Heather Graham’s The Dead Room is a smooth concoction that’s equal parts ghost story, mystery, thriller, and archeological tale. The author keeps enough balls in the air that the read is entertaining and event-driven as well as filled with characters that step off the page.
Lesley MacIntyre is an anthropologist with an uncanny knack for finding the unmarked graves of people that have died decades as well as hundreds of years ago. She’d always had some of this ability, but after the murder of her fiancé, Matt, that ability grew even stronger, 'til she ended up having to seek help to manage everything that was going on in her life.
I’m not a big believer in parapsychology and ghosts, but I do enjoy stories about things like that – as long as the author can make a case for them. Graham does so easily because she’s written several other books on those subjects. In fact, several of those novels are loosely interconnected, borrowing characters from earlier books as this one does. Ghosts stop just short of being too creepy and keep the story from become full-blown horror. Kind of a “gentle” scare for the reader.
And that balance between gentle scare and fear of the serial killer that Matt was tracking down in his reporter’s job is well played throughout the book. Of course, this wouldn’t be a romance novel if there weren’t some coincidences, like Matt’s lookalike cousin Joe tracking a woman connected with the murdered prostitutes Matt was investigating.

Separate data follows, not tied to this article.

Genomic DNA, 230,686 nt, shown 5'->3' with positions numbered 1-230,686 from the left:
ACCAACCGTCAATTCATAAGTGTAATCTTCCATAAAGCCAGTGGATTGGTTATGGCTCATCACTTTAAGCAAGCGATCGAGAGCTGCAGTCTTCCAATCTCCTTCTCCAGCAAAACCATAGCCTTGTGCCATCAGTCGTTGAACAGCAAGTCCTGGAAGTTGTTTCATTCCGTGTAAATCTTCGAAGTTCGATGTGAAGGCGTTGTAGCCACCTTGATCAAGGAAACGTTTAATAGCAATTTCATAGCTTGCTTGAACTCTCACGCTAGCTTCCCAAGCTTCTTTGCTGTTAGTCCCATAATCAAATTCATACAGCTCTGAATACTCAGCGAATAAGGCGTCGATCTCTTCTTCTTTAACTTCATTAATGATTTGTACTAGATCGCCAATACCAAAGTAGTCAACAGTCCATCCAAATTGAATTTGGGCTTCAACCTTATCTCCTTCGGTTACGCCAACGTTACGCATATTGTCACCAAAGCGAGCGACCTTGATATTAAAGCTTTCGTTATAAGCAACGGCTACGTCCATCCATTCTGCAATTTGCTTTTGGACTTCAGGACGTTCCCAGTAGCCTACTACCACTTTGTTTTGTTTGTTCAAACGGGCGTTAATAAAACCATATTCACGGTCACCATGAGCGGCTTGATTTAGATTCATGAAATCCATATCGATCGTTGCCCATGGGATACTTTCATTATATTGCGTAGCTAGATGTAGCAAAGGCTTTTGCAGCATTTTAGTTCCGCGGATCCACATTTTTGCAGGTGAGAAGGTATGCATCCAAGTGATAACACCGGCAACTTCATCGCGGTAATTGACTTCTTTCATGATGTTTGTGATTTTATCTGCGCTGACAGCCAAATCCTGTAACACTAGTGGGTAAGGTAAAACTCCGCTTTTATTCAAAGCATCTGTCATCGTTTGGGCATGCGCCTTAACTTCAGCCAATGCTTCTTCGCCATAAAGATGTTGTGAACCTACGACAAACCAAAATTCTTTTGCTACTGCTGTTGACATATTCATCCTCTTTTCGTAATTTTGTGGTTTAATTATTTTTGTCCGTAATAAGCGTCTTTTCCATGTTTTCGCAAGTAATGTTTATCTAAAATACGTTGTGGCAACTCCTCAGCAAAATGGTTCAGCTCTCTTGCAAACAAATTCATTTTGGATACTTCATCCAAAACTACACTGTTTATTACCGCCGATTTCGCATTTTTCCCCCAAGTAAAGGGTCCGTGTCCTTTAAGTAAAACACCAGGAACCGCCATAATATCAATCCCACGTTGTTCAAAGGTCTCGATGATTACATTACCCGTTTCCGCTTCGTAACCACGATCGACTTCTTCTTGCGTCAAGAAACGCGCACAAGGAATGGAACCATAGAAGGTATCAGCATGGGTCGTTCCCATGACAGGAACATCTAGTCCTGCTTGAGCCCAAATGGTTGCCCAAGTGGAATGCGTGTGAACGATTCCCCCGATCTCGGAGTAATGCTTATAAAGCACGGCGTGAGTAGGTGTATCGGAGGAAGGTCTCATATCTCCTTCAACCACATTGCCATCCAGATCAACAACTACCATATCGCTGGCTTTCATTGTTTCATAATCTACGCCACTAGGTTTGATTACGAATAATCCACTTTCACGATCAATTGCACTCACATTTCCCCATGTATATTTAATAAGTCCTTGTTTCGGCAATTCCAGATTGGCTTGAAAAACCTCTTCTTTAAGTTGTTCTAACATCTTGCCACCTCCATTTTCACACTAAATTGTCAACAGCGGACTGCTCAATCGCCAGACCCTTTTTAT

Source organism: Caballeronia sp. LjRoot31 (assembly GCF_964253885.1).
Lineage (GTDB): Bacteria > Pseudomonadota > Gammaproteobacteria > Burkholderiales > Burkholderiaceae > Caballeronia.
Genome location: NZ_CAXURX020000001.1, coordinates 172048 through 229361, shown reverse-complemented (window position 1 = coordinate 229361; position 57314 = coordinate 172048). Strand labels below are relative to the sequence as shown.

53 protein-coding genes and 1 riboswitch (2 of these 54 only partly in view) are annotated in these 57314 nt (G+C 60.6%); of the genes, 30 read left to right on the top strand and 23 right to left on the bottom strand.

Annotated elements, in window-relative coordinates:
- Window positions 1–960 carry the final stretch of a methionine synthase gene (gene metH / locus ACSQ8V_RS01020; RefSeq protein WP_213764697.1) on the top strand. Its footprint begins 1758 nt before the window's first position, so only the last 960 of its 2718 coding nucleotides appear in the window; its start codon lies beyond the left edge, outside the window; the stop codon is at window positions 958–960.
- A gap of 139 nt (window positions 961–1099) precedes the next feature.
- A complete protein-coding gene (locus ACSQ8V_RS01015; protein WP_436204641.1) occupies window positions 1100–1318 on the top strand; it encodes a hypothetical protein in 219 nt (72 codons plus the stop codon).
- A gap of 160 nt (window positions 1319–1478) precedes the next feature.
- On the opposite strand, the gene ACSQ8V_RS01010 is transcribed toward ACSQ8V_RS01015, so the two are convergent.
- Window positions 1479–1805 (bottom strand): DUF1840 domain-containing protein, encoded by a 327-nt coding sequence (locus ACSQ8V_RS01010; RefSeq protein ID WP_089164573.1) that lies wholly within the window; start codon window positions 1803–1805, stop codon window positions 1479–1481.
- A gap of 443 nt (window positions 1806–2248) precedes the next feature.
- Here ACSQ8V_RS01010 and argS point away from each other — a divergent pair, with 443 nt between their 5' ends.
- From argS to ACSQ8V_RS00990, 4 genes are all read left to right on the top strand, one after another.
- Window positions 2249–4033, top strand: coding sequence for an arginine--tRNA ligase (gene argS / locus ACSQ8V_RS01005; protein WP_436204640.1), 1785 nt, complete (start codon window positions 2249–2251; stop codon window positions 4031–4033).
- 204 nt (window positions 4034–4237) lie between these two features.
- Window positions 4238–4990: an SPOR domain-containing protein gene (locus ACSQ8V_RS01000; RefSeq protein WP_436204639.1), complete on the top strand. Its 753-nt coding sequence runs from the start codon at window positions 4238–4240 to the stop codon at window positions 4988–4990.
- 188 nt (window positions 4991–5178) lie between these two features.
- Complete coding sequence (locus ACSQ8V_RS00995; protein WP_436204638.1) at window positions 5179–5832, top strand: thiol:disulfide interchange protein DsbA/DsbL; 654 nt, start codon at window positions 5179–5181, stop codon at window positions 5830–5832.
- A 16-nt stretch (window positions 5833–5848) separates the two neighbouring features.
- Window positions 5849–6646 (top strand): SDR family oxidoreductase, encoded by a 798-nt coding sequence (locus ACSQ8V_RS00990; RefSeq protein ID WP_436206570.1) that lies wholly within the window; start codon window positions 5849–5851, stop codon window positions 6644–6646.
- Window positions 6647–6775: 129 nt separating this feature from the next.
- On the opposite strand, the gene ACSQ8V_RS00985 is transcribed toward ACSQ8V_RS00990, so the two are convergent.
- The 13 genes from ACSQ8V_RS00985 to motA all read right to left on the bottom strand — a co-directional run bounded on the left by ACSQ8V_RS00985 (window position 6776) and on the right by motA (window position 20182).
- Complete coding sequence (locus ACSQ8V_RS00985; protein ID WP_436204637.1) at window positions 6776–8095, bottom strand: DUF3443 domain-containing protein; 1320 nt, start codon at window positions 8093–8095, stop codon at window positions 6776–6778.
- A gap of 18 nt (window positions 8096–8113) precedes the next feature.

But Graham keeps those details mixed in well, and I didn’t have any problem swallowing them. Everything was connected so tightly that it couldn’t be anything but fiction, but it was a solid gem of a story.
I enjoyed the history Graham talks about in the book, and I even picked up a couple books on the archeological excavations going on in New York because the subject was so interesting. She puts out just enough detail to bring the reader’s imagination to full involvement, and the house is just seductive enough with history and ghosts to manifest a presence on the pages as well. Several times the scenes played out in my mind on familiar movie sets.
I really liked Joe’s character as well. He’s the solid kind of private investigator you want working for you on a big case. I liked his point of view and thought he brought a lot to the story as well.
Graham didn’t hold back on the love scenes either, and it was kind of interesting thinking that this was something the movie Ghost missed out on. At first I didn’t know how she was going to resolve the potential love triangle she’d set up in the pages. I was surprised at the ending, but I thought it worked out very well.Powered by Sidelines